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I've succeded in implementing the uniformly partitioned convolution algorithm and now I'm looking to implement the non-uniformly partitioned version. I've had no luck with running parallel threads on JACK audio connection kit, so I'm now shooting for a single thread implementation. The somewhat obvious solution would be to create two input buffers to work at different frequencies (meaning that one runs every 128 samples and the other one runs every 1024 samples, for example) but this will mean that the processor load will spike when both buffers are filled up. This problem is described here (page 162).

How would we go about scheduling the sub-convolutions in a single thread process so that the DSP load remains constant? Here is the starting code I'm using for the UPOLS convolution. It gives me about 10% DSP load with a 2048 samples long IR at a 48000hz sampling rate, so there's no way I can run a 2 second long IR with it. Any help (even if it's only optimizing the UPOLS code) will be greatly appreciated.

int jack_callback (jack_nframes_t nframes, void *arg){
jack_default_audio_sample_t *in, *out;
int i, j, k;

in = (jack_default_audio_sample_t *)jack_port_get_buffer (input_port, nframes);
out = (jack_default_audio_sample_t *)jack_port_get_buffer (output_port, nframes);

for (i = 0; i < nframes; i++){
        // nframes come in and are then saved in the right part of the input buffer
        buffer[nframes + i] = in[i];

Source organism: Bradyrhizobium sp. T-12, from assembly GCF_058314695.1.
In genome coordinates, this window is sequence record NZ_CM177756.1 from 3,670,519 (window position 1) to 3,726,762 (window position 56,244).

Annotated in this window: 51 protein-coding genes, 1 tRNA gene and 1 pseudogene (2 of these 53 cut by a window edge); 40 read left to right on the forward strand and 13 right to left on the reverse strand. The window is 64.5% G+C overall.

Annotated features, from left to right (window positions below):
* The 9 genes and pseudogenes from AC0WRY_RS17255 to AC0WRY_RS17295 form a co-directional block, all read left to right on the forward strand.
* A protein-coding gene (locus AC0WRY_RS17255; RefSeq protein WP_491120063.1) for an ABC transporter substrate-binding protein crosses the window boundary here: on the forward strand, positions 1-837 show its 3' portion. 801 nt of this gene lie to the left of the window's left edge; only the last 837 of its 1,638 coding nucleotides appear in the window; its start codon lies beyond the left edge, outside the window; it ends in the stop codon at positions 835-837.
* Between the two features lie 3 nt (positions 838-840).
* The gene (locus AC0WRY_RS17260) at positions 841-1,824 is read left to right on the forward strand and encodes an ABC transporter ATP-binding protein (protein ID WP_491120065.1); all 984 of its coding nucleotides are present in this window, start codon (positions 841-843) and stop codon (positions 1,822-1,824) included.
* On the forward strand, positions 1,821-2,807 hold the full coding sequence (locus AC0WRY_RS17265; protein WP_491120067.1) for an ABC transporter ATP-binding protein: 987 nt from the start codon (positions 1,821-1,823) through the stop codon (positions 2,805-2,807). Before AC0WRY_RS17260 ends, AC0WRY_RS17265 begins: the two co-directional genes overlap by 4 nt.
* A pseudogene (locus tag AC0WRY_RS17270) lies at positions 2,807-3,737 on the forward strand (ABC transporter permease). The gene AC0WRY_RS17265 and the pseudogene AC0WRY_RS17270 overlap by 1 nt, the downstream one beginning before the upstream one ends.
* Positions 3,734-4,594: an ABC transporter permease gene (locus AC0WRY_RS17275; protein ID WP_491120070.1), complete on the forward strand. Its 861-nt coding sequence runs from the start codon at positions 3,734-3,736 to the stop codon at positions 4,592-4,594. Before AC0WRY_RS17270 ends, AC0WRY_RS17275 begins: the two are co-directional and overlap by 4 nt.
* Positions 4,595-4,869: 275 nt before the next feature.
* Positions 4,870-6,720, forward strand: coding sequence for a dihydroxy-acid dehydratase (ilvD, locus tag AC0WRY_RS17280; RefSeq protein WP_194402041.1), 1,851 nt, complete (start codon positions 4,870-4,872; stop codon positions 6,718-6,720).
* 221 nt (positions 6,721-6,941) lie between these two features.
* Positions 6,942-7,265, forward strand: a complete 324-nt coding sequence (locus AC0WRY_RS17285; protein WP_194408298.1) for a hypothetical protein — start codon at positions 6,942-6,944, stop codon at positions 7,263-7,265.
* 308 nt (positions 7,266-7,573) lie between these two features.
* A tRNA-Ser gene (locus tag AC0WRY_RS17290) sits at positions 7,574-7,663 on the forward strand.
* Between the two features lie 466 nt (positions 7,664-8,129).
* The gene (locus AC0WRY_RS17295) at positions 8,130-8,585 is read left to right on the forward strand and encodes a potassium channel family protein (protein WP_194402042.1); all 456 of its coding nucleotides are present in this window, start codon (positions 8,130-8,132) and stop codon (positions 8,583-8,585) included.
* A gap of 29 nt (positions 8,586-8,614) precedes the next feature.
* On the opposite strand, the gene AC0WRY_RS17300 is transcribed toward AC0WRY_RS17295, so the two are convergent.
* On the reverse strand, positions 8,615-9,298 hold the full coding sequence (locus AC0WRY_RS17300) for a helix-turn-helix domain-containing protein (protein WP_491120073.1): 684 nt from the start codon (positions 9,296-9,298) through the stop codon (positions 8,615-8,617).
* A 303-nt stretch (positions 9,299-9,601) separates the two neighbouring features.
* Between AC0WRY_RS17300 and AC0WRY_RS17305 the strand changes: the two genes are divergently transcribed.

i_time[i] = buffer[i];
        i_time[nframes+i] = buffer[nframes+i];
}

// take the FFT of the input:
fftw_execute(i_forward);

// circular shift of the frequency delay line:
for (i = 0; i < two_nframes; i++){
        for (k = partitions - 1; k > 0; k--){
                fdl[k][i] = fdl[k-1][i];
        }
}

// write the most recent FFT to the first slot of the FDL,
// reset o_fft to zero to erase the previous calculations
for (i = 0; i < two_nframes; i++){
        fdl[0][i] = i_fft[i];
        o_fft[i] = 0.0 + I*0.0;
}

// multiply-add the frequency domain line (fdl) with
// the frequency domain ir partitions (fir)
for (i = 0; i < two_nframes; i++){
        for (k = 0; k < partitions; k++){
                o_fft[i] += fdl[k][i] * fir[k][i];
        }
}

// take the ifft.
fftw_execute(o_inverse);

// output the right half of the ifft, discard the rest.
for (i = 0; i < nframes; i++){
        out[i] = vol*creal(o_time[nframes+i])/two_nframes;

        // shift the input buffer to the left.
        buffer[i] = in[i];
}
return 0;

}

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I don't think it is possible to make the CPU load remain constant for non-uniformly partitioned convolution, but a more favorable timing-dependency can be achieved.

Section 6.5 from Wefers demonstrates an optimization method to find the optimal filter partition. It is based on the minimum-load partitions and introduces some restrictions to smooth the CPU load distribution. Essentially, it is to avoid the partitions being time aligned with each other.

The optimal partition gives a slightly higher cost per sample compared with the minimum-load partition but a much more practical load distribution.

The optimal filter partition is related to the length of impulse response, the block size, and the computational costs of each operation. Thus you need to test the computational costs per sample of FFT, IFFT, complex and real multiplication and add on your target platform and you may get a different result from the author.

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This is really a tough nut to crack. If it's a single thread, for every output sample, you are adding the results of several FIR filters running in parallel. Some FIR filters are for short impulse responses and shorter buffers. When a sample is output, you must check each filter to see if it has work to do. You do the shorter FIRs first. When a shorter FIR is done, then you have to check if the FIR next in length has work to do.

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